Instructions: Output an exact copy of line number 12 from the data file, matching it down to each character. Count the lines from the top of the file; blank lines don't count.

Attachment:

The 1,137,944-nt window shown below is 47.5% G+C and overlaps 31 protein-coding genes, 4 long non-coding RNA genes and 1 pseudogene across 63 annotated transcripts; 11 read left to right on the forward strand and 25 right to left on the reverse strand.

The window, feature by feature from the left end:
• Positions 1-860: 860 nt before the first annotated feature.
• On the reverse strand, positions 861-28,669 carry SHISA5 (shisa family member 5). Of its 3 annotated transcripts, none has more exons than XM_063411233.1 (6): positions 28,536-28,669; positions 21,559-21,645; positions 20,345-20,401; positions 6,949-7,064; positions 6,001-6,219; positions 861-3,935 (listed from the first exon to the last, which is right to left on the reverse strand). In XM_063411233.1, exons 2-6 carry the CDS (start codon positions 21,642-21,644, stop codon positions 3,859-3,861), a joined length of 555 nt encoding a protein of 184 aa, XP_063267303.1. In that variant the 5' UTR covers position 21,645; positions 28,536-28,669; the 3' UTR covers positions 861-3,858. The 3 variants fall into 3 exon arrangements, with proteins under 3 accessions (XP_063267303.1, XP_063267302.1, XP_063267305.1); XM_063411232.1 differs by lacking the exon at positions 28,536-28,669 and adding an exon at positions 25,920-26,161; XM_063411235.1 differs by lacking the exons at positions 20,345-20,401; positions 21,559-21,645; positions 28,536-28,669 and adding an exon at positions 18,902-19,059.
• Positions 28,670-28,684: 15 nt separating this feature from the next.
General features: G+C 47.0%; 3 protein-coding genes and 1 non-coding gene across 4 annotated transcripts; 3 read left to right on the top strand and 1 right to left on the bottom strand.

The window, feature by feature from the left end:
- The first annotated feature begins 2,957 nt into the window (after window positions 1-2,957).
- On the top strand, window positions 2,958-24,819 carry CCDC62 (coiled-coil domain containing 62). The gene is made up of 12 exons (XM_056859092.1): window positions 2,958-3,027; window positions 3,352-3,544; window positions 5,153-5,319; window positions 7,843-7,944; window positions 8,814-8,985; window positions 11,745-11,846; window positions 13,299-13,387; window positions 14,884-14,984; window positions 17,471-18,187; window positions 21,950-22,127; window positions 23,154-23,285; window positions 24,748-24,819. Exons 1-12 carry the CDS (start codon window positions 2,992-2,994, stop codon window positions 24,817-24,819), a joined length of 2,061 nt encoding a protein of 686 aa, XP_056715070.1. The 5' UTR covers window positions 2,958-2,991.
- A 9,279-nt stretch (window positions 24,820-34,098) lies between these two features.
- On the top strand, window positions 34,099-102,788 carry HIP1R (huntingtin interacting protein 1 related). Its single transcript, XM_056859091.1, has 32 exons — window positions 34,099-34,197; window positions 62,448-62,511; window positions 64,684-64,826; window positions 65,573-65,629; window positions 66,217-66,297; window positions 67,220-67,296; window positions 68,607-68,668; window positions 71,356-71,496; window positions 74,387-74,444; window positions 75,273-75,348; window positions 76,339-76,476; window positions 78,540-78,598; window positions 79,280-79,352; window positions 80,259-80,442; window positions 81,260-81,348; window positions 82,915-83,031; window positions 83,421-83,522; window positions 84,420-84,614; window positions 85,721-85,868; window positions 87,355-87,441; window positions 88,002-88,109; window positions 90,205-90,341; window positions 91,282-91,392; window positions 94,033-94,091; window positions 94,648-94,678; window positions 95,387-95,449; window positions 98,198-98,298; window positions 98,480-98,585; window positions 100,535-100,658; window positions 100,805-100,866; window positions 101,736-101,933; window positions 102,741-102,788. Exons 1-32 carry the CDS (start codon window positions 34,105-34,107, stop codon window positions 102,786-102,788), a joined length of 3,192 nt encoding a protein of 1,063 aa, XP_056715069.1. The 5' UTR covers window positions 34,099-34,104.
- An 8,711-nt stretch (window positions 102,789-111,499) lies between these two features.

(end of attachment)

- An 8,711-nt stretch (window positions 102,789-111,499) lies between these two features.